The two new ILSAC specifications (GF-6A and GF-6B) represent the latest performance requirements for gasoline engine oils as set by the International Lubricant Specification Advisory Committee (ILSAC), and API Service. “SP” is the newest API gasoline engine oil standard, released in May 2020. It is designed to provide protection against low-speed pre-ignition, timing chain wear protection, improved high temperature deposit protection for pistons and turbochargers, and more stringent sludge and varnish control. CK-4 oil is the newest generation of diesel engine oil. CK-4 oils maintain traditional high temperature/high shear (HTHS) viscosity and FA-4 oils are lower HTHS viscosity. Of the two oils, FA-4 oils focus on enhanced fuel efficiency for newer engines. Both CK-4 and FA-4 oils help reduce carbon dioxide and greenhouse gas emissions and also maintain engine durability while improving oxidation resistance, shear stability and aeration control.
As a general rule of thumb, you can use newer oils in older engines, but NOT vice versa. The industry calls this “backwards-compatible.”
Original Equipment Manufacturer (OEM)
An OEM approved oil is one that has been developed with the original equipment manufacturer, using a blend of base oils and additives that suit the engine’s requirements – and is then extensively tested to ensure full compliance. These manufacturers and the associated specification adherence usually appear on the packaging of such oils.
SAE Viscosity Grade
Years ago, in countries with more extreme climates, drivers would use a winter grade oil during cold weather, since it was designed to be thin and flow more easily in low temperatures. In the summer, they would swap out their winter oil for a thicker one, since hot temperatures thin out oil. Today, multi-grade oils have viscosity modifiers, allowing them to be used year-round. Viscosity is the property of a liquid that describes how fast or slowly it will flow. A liquid with high viscosity – that is thick, like peanut butter – will flow slowly. Technically, viscosity is the ‘resistance to flow’ of a fluid or the internal friction of a fluid in motion. The Society of Automotive Engineers (SAE) define a numerical system for grading motor oils according to viscosity.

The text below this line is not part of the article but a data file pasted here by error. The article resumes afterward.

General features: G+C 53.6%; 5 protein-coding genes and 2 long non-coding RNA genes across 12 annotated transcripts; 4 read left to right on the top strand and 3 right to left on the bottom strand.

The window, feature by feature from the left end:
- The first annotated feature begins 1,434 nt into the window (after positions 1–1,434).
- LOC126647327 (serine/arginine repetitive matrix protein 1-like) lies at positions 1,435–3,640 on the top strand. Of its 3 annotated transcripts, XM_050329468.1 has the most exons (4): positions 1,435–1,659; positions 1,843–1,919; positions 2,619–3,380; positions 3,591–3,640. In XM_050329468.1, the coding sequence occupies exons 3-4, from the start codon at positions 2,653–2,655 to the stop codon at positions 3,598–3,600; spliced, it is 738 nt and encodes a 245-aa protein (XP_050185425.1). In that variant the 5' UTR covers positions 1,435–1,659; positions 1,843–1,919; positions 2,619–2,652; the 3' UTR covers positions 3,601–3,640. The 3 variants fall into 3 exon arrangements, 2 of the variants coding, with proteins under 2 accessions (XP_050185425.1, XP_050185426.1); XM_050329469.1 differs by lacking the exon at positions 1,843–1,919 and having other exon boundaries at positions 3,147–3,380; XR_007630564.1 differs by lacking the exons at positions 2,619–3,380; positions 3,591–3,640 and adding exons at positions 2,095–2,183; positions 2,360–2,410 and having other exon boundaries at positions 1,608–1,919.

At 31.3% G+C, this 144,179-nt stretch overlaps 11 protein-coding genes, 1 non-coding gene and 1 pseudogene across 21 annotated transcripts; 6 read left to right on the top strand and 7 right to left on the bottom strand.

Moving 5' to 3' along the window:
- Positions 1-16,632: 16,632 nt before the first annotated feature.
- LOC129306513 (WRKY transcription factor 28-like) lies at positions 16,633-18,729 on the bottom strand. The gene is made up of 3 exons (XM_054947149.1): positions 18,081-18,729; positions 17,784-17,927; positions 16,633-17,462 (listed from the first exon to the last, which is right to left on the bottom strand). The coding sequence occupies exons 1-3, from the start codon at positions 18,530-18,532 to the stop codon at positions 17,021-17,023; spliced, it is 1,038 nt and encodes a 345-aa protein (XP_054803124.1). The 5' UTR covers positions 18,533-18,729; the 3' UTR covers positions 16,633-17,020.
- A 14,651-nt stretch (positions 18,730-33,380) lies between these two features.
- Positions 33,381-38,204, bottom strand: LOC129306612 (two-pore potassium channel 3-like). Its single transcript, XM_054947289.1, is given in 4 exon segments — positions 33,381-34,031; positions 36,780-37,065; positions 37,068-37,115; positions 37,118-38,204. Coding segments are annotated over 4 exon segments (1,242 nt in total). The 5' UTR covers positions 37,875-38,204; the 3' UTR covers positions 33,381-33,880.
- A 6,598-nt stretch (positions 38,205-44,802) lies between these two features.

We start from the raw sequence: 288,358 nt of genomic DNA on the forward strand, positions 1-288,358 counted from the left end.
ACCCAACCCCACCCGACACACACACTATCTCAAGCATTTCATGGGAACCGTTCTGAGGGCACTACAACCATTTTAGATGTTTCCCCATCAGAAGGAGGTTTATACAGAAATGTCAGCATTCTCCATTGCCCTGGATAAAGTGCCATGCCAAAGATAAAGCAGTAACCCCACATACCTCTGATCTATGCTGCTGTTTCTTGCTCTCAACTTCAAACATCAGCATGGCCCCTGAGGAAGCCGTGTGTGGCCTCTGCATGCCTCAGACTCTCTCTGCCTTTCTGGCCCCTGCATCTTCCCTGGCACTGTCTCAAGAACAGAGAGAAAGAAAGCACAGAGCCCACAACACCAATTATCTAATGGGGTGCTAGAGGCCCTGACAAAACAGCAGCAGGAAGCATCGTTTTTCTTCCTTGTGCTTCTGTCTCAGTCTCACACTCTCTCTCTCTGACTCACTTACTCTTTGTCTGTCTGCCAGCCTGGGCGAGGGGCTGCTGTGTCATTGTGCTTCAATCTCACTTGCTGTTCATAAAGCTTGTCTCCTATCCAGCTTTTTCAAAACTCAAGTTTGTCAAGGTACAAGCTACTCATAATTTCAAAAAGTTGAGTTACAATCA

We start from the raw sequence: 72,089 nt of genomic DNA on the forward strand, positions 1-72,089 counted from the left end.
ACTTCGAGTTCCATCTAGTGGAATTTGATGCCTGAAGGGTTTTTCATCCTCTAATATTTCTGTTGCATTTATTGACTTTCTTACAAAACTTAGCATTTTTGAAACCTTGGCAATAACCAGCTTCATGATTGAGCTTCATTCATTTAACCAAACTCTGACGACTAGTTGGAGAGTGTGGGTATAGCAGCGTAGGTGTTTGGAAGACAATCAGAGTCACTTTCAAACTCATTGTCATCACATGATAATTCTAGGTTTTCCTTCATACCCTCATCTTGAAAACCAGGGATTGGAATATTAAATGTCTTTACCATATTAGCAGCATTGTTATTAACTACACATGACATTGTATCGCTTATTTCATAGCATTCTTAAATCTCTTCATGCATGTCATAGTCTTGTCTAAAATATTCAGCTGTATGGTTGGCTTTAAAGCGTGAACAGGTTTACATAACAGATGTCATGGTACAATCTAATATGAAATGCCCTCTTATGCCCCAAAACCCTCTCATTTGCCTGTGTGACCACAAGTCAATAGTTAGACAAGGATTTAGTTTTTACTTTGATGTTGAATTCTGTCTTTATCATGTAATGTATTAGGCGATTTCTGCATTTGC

Let’s use a practical example – e.g. “5W-30”. So, for example, “5W-30” oil, the ‘W’ stands for winter, and so the 5W part is describing the viscosity (i.e. 5) of the oil at low temperatures. The lower the number, the lower the viscosity of the oil and the faster the oil will move around the engine at vehicle start up.
The high temperature (i.e. 30) viscosity is the number after the dash and is related to the viscosity of the oil as it is moving around your engine after the car has warmed up and is at normal engine temperature. The higher the number, the higher the viscosity of the oil – which allows the oil to circulate at an appropriate consistency.
Your owner’s manual will specify the viscosity grade required for your car’s engine.
Synthetic vs Conventional Base Oils
There have been many debates on the subject of synthetic vs conventional base oils. Petroleum (or conventional) base oils are obtained by refining from crude oil. Contaminating elements (e.g. sulphur, nitrogen, oxygen and metal components such as nickel or vanadium) are inherent to crude oil and cannot be completely removed through the refining process. The oil refining process separates the various types of molecules in the oil by weight, leaving molecules similar in weight but dissimilar in structure, reducing performance. They can be less chemically stable, oxidizing and acidifying more easily, and generally quicker to break down and lose their protective qualities.
At the opposite end of the spectrum, we have synthetic base oils, which are highly engineered to include only beneficial molecules. No contaminants or molecules that don’t serve a designed purpose. Their pure, uniform molecular structures and versatility impart properties that provide better friction-reduction, optimum fuel efficiency, maximum film strength and extreme-temperature performance that conventional lubricants just can’t touch.
This is an incredibly vast subject, with far too much to cover than is afforded by this short newsletter. I do hope that this article has at least piqued your interest, and I encourage you to go and do more research if the subject interests you. The most important takeaway from this read? Comply 100 percent with the manufacturer’s specifications, and you will be doing both your car and your pocket a huge favour…
With grateful thanks to those who took the time to do an interview with me for this column – you know who you are ?.
Jacqui Ikin & The Cross Country Team